"Sed fortuna, quae plurimum potest cum in reliquis rebus tum praecipue in bello, parvis momentis magnas rerum commutationes efficit; ut tum accidit."

C. Iulius Caesar - Commentarii de Bello Civili Bk III.68

Sunday, June 19, 2005

Chariot races in Jerash, Jordan

The sun bears down and dust swirls as Roman centurions, followed by armour-clad legionnaires and bruised gladiators, tramp out of the ancient hippodrome to the trailing sounds of a military march.

In the seats all around, 21st century spectators in modern-day Jordan cheer and applaud the spectacle before them -- a one-hour show held in honour of Julius Caesar, and part of Jordan's newest tourist attraction.

Starting mid-July, visitors to Jordan can plunge into the past, reliving in a unique location just north of the capital Amman some of the high moments that made the Roman empire.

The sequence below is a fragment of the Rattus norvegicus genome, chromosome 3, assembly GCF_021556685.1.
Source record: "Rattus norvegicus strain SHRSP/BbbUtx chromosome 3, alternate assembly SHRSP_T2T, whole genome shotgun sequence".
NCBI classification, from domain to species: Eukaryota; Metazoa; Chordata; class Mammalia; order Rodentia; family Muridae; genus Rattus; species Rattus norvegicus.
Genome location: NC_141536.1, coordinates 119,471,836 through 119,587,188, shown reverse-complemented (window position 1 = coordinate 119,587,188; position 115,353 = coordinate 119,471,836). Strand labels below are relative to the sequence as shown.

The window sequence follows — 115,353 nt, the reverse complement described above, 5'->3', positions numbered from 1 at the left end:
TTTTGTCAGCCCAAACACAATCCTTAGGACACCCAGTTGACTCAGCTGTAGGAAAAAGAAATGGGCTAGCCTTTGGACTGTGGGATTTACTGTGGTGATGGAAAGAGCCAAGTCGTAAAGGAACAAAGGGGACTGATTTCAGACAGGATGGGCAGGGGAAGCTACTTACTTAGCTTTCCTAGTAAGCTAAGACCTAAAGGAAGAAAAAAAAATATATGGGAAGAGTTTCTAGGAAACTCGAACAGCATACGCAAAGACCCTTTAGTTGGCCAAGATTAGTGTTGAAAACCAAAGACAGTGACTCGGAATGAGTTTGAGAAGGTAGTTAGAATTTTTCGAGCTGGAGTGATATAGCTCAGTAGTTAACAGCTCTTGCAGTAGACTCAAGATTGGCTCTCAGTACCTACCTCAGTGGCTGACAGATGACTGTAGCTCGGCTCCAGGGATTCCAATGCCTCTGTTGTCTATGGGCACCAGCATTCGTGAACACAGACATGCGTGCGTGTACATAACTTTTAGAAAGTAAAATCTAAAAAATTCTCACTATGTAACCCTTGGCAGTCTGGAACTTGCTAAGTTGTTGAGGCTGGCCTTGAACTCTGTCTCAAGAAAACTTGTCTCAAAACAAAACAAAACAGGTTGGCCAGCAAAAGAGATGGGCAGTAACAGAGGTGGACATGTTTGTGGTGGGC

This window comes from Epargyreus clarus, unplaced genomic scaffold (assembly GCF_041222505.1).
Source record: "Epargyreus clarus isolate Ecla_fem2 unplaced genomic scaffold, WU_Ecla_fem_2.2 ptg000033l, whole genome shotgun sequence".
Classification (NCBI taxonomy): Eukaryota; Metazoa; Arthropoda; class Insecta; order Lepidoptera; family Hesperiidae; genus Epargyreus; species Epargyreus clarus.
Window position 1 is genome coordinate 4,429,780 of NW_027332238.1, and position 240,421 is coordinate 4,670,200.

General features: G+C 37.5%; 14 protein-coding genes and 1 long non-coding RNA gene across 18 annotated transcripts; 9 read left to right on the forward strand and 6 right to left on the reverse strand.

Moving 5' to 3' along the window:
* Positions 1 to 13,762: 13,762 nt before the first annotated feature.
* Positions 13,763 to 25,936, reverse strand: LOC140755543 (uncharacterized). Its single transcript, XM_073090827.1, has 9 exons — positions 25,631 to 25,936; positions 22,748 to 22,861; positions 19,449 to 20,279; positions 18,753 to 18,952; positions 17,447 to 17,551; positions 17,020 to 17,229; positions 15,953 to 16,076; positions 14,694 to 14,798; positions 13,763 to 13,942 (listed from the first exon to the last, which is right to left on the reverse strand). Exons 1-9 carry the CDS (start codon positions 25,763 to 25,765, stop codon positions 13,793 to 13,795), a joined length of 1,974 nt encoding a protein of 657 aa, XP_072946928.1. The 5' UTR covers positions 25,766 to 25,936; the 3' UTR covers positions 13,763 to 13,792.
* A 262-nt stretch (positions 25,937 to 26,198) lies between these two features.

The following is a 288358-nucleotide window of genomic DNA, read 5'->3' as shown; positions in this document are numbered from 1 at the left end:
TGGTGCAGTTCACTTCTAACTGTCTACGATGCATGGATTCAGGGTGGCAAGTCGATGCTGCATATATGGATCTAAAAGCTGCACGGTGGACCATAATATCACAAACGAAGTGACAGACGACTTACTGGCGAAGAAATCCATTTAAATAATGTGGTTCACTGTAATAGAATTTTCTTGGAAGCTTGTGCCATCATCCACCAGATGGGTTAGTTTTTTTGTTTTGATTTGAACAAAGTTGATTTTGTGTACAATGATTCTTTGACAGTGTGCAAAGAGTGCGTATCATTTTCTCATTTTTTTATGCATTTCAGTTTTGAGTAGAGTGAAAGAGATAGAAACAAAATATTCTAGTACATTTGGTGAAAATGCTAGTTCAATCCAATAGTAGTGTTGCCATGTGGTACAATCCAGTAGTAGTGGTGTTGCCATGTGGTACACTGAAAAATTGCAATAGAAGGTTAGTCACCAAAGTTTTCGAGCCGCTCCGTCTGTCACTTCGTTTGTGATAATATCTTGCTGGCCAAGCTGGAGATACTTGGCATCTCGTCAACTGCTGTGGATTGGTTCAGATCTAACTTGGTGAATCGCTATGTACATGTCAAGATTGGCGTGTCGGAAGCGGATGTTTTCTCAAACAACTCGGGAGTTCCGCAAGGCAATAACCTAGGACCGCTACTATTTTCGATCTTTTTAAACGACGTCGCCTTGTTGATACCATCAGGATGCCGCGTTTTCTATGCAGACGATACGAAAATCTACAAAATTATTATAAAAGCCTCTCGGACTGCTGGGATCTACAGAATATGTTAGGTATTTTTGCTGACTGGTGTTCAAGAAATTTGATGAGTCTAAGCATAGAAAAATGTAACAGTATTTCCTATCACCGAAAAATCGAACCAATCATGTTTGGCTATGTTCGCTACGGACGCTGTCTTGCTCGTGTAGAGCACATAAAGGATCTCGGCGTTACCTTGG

The setting is Jerash, the ancient Roman city and one of Jordan's better preserved archaeological sites and one of the 10 great cities during the Roman golden age.

The place is the restored hippodrome located close to the South Gate just beyond the triumphal arch that was erected as a tribute to Emperor Hadrian who visited the city in 129 AD.

Much smaller than Rome's famed Circus Maximus, the Jerash hippodrome is nevertheless endowed with 10 starting gates, original stone seats for the spectators and surrounded in the distance by olive tree-dotted rolling hills.

The show is known as "The Roman Army and Chariot Experience" or simply by its acronym RACE.